HW 1 Questions (temporarily pinned to the top)

The exponent in 6b might be off by one. Figure out what's right
and prove it!

W 9/20 -- At the end of class HW 1 was distributed, to be due M 10/2. The class was a mixture of ideas, first giving a proof of Niven's Theorem which combined elements from analysis (complex expression of trig functions) and algebra (rational root theorem), with generating functions of various kinds in two variables. This led to a discussion of the sum of squares of the Stern sequence. A handout was made of various sequences which ultimately led to a surprisingly detailed introduction to continued fractions. See some Mathematica output. Who knows what will happen on Friday? A link with advice on applying to math graduate school.

M 9/18 -- Homework 1 will be out on W 9/20. A different class, much more impressionistic and covering wide swathes of mathematics revolving around recurrences. First up was a discussion of asymptotics, which somehow led into Niven's Theorem. Then the generating function approach to solutions and the linear algebra approach. A side note proving the existence of the partial fractions approach (in the notes.) Let

X = {a =(a_0, a_1 , ....), a_n in C}

The linear recurrence sequences can be viewed as the kernel of a linear operator. In the Fibonacci case,

T(a) = (a_2 - a_1 - a_0, a_3 - a_2 - a_1, etc.)

By considering the dimension of the kernel and special elements (1,r,r^2,r^3,...) which belong to it, we get an alternate approach to the solution. The last 10 minutes were spend talking about Vandermonde determinants.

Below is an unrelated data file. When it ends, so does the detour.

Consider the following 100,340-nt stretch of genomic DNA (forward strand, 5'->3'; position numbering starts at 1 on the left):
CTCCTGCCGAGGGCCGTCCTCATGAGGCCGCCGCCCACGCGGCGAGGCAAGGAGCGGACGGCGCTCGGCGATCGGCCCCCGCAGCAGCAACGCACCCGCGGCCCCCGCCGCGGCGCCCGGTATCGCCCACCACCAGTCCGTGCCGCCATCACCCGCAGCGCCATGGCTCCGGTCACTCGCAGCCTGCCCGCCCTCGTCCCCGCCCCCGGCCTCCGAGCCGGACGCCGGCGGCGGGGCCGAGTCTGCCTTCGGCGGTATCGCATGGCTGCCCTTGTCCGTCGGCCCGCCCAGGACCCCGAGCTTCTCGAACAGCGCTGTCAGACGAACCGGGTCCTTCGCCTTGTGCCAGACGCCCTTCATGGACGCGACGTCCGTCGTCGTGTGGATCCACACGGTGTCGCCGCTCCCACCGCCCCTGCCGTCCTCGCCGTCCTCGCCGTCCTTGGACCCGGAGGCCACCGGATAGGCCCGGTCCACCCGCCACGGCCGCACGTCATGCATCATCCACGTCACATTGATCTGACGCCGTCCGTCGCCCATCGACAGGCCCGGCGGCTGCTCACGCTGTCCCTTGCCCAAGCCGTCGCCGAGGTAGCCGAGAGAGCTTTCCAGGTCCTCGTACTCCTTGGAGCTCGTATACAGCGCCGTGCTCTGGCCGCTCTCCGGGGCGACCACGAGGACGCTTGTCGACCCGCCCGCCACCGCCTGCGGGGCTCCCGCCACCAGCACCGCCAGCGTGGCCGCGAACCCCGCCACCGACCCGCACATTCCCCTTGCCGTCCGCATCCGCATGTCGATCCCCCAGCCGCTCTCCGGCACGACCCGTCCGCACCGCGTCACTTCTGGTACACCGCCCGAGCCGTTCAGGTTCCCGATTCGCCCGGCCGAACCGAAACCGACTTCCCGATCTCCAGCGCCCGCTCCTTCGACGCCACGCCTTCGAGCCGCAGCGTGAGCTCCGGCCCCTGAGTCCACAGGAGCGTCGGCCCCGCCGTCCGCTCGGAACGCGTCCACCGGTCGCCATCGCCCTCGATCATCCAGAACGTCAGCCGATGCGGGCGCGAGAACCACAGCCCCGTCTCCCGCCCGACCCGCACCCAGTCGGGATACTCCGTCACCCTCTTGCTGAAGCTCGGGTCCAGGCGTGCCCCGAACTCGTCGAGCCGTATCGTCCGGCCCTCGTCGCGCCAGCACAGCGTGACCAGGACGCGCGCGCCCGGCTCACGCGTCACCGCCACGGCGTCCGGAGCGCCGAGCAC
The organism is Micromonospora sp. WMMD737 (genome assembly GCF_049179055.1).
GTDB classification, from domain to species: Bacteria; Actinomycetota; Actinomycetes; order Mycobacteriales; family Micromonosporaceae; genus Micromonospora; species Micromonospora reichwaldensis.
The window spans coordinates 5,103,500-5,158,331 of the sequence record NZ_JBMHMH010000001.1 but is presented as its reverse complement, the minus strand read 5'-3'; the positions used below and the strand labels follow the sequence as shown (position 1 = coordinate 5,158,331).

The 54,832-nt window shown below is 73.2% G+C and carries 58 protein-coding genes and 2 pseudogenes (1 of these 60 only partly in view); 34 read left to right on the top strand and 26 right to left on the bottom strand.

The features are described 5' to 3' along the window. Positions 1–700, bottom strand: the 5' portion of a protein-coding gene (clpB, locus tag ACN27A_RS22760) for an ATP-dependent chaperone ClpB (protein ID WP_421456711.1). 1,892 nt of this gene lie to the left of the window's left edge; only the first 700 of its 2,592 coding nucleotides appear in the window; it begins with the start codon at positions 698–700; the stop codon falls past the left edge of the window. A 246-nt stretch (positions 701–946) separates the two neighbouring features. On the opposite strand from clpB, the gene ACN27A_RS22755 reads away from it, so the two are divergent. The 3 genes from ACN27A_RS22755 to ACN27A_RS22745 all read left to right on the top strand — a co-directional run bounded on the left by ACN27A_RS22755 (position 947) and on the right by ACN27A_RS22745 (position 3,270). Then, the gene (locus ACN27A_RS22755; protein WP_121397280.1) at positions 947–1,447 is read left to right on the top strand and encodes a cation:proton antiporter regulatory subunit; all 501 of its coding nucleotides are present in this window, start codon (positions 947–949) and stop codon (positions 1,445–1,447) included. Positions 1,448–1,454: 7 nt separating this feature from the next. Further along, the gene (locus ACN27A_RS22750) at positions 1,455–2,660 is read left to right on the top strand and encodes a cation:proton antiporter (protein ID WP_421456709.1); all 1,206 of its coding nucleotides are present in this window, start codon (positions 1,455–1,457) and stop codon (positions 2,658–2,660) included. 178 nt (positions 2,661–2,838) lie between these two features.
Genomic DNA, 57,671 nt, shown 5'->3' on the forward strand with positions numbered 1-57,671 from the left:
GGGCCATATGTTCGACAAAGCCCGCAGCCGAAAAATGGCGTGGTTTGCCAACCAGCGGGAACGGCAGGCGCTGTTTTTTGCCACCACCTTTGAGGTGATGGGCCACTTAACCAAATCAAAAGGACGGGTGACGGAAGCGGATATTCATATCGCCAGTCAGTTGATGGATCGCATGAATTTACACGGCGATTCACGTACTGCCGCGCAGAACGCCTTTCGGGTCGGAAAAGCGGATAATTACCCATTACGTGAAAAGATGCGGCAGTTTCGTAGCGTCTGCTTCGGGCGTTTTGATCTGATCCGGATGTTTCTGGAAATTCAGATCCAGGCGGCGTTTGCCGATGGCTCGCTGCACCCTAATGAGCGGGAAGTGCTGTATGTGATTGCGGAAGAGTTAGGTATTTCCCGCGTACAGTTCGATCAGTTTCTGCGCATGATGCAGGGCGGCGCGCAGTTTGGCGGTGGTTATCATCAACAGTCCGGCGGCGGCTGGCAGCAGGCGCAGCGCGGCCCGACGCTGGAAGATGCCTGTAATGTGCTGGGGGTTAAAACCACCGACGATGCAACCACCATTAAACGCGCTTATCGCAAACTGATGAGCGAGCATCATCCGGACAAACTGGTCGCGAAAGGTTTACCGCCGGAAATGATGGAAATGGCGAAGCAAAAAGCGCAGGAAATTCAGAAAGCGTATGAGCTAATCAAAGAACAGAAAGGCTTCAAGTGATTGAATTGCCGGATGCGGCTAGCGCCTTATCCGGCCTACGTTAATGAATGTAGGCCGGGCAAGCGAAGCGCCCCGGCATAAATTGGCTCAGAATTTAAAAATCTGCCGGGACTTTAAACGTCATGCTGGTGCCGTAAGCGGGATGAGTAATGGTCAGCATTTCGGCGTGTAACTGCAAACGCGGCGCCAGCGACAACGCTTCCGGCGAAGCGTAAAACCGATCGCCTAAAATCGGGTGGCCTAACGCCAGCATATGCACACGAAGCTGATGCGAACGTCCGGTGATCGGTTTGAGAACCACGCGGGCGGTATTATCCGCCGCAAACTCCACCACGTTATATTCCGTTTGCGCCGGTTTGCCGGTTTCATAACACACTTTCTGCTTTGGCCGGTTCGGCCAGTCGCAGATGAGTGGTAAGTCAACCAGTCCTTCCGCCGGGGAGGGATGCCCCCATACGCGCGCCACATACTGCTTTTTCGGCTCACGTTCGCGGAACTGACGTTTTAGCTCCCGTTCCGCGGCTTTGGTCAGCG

F 9/15 -- Distributed chapter 3 of notes, on linear recurrences. Before I do this formally, I worked through in a lot of detail, the number of s(n) which are multiples of 3. These belong to the tree whose vertices are N \cup \{0\} and which has edges from n to 2n, 8n-7, 8n-5,8n+5,8n+7. This directed graph has the property that every vertex but \{0\} has indegree 1 and outdegree 5. Talked about various other things as well. The first homework will be out next week.

W 9/13 -- Yet another worksheet, followed by a discussion of various techniques for manipulating generating functions. For example, if F(x) = \sum_{n=0}^{oo} a[n]x^n, then \sum_{n=0}^{oo} a[2n]x^n = (1/2)(F[\sqrt x] +F[-\sqrt x]), and similar things for a[2n+1] and really for a[m*n + d] for fixed m and n, using m-th roots of unity.

M 9/11 -- Another worksheet! Actually, first a table, and then a worksheet. Almost all of the day was devoted to working on (and talking about) these.

F 9/8 -- More discussion of Ch. 2, plus, a worksheet, which the class seemed to like and which occupied much of the hour.

W 9/6 -- Correct version of Ch. 2 of the notes distributed; see link at F 9/1. What was covered was an answer to an email question about the frequency of occurence of integers in the Stern sequence, and then material from Ch. 2, leading up to the generating function for s(n). Also an old Putnam problem about the number of ways to write n as \sum a_k 2^k, if a_k is allowed to take the values in {0,1,2,3}.

M 9/4 -- Labor Day! Here is a history.

F 9/2 -- Optional placement on the map. One handout was somehow the wrong one; an incomplete version of chapter 2 of the notes. Here is the full version, which will be distributed W 9/6. There was more discussion of how to find the generating function of the Fibonacci's, and I'll have some 496-style notes on that for W 9/6. Also, by request, and a good one: there will be a worksheet involving the Fibonaccis for W 9/6/

W 8/30 -- Two big handouts. First is Chapter 1 of 2012 grad course classnotes. Ignore the homework at the end. Second is Lehmer's article from almost 100 years ago. By request, here is the mathematica file from which the .pdf was discussed on Monday

M 8/28 -- Impressionistic beginning to the course and to the Stern
sequence. More references to come, but for now, see pictures here.

Handouts -- Course
Organization, How to Solve It
guide, Class questionnaire,
emergency
guide from the UIPD.